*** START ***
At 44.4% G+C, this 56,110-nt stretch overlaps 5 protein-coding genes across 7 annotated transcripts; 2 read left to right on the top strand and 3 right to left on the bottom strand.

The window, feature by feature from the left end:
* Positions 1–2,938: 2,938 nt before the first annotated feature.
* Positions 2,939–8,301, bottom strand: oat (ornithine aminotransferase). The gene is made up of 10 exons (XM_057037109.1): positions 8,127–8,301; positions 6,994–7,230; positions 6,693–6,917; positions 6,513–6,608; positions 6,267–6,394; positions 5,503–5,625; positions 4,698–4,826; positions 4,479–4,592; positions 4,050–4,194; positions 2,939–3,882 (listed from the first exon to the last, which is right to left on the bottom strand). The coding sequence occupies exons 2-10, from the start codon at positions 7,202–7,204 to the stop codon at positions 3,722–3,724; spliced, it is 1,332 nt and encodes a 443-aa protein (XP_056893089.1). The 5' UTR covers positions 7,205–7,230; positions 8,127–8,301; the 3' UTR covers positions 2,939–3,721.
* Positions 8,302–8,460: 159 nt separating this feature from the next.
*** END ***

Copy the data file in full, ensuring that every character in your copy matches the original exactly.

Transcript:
At 44.4% G+C, this 56,110-nt stretch overlaps 5 protein-coding genes across 7 annotated transcripts; 2 read left to right on the top strand and 3 right to left on the bottom strand.

The window, feature by feature from the left end:
* Positions 1–2,938: 2,938 nt before the first annotated feature.
* Positions 2,939–8,301, bottom strand: oat (ornithine aminotransferase). The gene is made up of 10 exons (XM_057037109.1): positions 8,127–8,301; positions 6,994–7,230; positions 6,693–6,917; positions 6,513–6,608; positions 6,267–6,394; positions 5,503–5,625; positions 4,698–4,826; positions 4,479–4,592; positions 4,050–4,194; positions 2,939–3,882 (listed from the first exon to the last, which is right to left on the bottom strand). The coding sequence occupies exons 2-10, from the start codon at positions 7,202–7,204 to the stop codon at positions 3,722–3,724; spliced, it is 1,332 nt and encodes a 443-aa protein (XP_056893089.1). The 5' UTR covers positions 7,205–7,230; positions 8,127–8,301; the 3' UTR covers positions 2,939–3,721.
* Positions 8,302–8,460: 159 nt separating this feature from the next.